Heroes of Might and Magic: A Strategic Quest

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For the Game Boy Color remake, see Heroes of Might and Magic (Game Boy Color).
Heroes of Might and Magic: A Strategic Quest
Heroes of Might and Magic box.jpg
PC box cover
Developer(s) New World Computing
Publisher(s) New World Computing
Designer(s) Jon Van Caneghem
Composer(s) Paul Romero
Rob King (sound design)
Series Heroes of Might and Magic
Platform(s) DOS, Windows, Mac OS
Release date(s) August 31, 1995 (DOS)
February 1996 (Windows)
Genre(s) Turn-based strategy
Mode(s) Single-player, Hotseat, Network

Heroes of Might and Magic: A Strategic Quest is a turn-based strategy game developed and published by New World Computing in 1995 for DOS. A spin-off of New World Computing's Might and Magic series of role-playing video games, the success of Heroes of Might and Magic led to a number of sequels.

In 1996, NWC released an updated version of the game, ported to Windows 95. This new version included a map editor, random map generator, CD audio, and new scenarios. As a bonus, King's Bounty was also included on the CD.[1]

Story[edit]

Heroes of Might and Magic tells the story of Lord Morglin Ironfist, who is forced to flee his homeland through a magical portal, because his cousin, Ragnar, had usurped the throne after his uncle, Ragnar's father, killed Ironfist's father, the legitimate owner of the throne.

He finds himself along with his few followers in a strange and uncharted land, called Enroth. The land is unruled but contested by Ironfist and three other warlords: the barbarian Lord Slayer, the sorceress Queen Lamanda, and the warlock Lord Alamar.

In the canonical storyline, Lord Ironfist defeats his three opponents and founds a new kingdom in Enroth. It is possible for the player to lead the other factions to victory, however this is not reflected in the following games of the Heroes of Might and Magic series

Gameplay[edit]

Main article: Series gameplay

Heroes of Might and Magic takes place in a medieval fantasy world, filled with creatures frequently associated with myth and legend. These creatures make up the military forces (troops) with which the player attempts to conquer opponents. The player leads generals through the game world at the head of armies of troops. These generals, called "heroes," provide a means to explore, attack, defeat, and acquire, the four basic principles in the game.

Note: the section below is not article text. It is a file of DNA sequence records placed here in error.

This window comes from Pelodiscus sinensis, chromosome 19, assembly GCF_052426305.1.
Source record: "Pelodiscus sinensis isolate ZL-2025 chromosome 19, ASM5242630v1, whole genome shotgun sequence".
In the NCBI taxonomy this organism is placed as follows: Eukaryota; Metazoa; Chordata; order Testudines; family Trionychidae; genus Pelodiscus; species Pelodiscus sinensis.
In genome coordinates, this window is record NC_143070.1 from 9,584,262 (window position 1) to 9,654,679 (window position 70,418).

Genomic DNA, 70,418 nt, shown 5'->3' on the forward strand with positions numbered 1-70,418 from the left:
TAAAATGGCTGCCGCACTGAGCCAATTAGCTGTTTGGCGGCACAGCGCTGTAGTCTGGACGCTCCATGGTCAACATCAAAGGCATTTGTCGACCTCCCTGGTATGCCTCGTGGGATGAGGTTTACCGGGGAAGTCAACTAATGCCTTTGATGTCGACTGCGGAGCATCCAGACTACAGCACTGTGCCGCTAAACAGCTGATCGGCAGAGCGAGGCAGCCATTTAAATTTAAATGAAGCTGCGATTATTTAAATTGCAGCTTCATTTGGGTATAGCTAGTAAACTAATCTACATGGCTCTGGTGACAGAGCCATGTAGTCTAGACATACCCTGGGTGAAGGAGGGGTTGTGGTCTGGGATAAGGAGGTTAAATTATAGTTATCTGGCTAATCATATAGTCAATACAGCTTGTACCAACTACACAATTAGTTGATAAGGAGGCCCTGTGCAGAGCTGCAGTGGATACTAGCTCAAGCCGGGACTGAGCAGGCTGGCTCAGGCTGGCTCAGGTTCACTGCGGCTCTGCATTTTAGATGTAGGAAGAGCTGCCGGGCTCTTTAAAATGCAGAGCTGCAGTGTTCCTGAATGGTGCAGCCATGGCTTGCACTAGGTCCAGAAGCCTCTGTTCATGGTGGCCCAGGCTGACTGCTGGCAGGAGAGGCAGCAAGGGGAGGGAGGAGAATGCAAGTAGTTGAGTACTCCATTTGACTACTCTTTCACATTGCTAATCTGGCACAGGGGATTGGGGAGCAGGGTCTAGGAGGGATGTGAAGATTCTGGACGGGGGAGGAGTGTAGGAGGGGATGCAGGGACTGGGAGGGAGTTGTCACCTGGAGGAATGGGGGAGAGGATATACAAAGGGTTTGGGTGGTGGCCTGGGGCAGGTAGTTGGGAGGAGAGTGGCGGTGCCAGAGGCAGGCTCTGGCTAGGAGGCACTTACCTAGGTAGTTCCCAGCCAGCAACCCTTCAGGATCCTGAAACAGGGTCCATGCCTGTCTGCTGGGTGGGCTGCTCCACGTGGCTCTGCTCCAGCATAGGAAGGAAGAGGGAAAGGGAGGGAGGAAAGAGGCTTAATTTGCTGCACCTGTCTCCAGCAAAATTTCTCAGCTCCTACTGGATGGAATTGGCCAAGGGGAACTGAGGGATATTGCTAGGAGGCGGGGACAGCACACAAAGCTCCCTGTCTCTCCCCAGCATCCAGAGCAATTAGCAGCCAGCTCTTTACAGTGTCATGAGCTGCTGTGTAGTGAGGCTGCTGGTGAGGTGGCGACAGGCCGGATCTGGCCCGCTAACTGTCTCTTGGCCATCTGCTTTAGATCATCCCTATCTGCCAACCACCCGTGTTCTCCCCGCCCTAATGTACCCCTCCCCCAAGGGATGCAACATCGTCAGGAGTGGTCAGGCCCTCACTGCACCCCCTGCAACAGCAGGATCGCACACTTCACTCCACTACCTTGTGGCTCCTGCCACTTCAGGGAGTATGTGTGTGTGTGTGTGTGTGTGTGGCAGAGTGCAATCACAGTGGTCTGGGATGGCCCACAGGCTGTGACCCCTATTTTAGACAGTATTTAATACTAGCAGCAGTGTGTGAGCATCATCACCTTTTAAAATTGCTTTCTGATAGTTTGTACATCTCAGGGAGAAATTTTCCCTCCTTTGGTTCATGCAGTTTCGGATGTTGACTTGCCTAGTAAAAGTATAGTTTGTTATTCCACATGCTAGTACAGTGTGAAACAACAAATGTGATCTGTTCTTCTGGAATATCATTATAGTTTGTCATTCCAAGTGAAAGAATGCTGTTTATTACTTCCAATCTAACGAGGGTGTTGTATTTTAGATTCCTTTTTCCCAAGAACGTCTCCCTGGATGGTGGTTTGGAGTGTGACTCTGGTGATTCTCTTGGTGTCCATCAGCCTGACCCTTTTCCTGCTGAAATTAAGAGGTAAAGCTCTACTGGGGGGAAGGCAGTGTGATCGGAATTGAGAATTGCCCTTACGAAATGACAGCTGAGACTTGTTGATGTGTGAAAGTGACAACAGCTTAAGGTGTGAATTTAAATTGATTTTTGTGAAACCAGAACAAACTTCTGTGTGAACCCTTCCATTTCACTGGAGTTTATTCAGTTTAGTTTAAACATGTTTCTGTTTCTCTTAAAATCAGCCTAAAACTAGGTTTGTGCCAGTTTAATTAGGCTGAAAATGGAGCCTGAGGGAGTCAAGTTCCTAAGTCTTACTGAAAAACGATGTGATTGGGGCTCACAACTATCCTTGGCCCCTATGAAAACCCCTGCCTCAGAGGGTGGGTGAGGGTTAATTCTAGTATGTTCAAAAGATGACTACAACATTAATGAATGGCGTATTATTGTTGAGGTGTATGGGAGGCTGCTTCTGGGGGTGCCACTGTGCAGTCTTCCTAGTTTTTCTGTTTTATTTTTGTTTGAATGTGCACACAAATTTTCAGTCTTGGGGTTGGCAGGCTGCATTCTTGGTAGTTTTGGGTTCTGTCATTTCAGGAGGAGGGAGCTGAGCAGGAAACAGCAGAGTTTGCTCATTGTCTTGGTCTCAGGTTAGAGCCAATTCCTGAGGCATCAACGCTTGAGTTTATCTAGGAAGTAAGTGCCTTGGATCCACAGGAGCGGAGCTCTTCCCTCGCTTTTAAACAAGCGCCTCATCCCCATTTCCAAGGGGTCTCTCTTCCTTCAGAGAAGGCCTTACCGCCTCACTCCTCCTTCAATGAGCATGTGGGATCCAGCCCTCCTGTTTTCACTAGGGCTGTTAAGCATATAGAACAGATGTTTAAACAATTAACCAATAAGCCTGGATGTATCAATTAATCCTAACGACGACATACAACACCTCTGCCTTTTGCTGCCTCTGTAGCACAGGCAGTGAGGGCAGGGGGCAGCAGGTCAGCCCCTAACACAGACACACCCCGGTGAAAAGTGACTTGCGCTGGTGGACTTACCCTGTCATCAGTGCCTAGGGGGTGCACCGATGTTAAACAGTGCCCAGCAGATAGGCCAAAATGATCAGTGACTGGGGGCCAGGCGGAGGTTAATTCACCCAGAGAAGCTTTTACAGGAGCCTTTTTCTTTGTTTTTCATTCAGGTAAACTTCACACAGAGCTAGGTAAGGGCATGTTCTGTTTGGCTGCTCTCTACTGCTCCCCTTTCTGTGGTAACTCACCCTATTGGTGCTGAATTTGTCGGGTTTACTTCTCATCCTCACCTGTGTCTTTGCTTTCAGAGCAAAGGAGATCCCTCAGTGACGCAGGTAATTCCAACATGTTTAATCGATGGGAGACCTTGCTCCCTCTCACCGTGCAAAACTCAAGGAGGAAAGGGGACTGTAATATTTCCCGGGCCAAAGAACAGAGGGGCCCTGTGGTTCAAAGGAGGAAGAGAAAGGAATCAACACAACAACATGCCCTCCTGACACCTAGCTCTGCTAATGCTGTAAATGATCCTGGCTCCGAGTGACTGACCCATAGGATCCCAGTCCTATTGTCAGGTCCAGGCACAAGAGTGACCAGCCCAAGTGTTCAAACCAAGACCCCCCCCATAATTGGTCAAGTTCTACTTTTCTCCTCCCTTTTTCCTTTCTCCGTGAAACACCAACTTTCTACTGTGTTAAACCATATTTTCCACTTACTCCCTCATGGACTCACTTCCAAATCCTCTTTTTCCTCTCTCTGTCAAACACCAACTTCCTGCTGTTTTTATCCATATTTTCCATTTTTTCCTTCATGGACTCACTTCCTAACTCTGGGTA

The ultimate goal of the game is usually to capture all enemy castles and defeat all enemy heroes. However, the game comes with many different play scenarios, and some of these scenarios have unique victory conditions, such as accumulating a certain amount of gold, or finding a particular artifact.

Alignments[edit]

There are four different classes of heroes and castles, each with their own units and strengths/weaknesses.

  • Knight – This alignment is one of two "might" alignments. "Might" aligned heroes gain skill points in attack or defense more often than in spell power or knowledge as they gain experience. Their troops, listed in ascending order of strength are as follows: Peasants, Archers, Pikemen, Swordsmen, Cavalry, and Paladins.
  • Barbarian – This is the second "might" alignment. Barbarian troops in ascending order of strength are as follows: Goblins, Orcs, Wolves, Ogres, Trolls, and Cyclopses.
  • Sorceress – This is one of the two "magic" alignments. "Magic" aligned heroes gain skill points in spell power or knowledge more often than in attack or defense as they gain experience. Sorceress troops, listed in ascending order of strength are as follows: Sprites, Dwarves, Elves, Druids, Unicorns, and Phoenix.
  • Warlock – This is the second "magic" alignment. Warlock units are as follows in ascending order of strength: Centaurs, Gargoyles, Griffins, Minotaurs, Hydras, and Dragons.

There is also a neutral, "wandering" class of troops, including Rogues, Nomads, Ghosts (the only one that can not be hired) and Genies.

Reception[edit]

GameSpot rated the game's production values as somewhat below par, and regarded the story as being thin. Nonetheless, the game was complimented for its gameplay, and received a 7.5 out of 10 overall.[2]

References[edit]

  1. ^ George Ruof, programmer (1996-02-20). "Heroes of Might & Magic for Win 95 - When?". Retrieved 2008-06-16. 
  2. ^ Trent C. Ward (1996-05-01). "Heroes of Might and Magic: A Strategic Quest for PC review". GameSpot. Retrieved 2008-06-16. Heroes of Might and Magic isn't spectacular, but it sure is fun. 

External links[edit]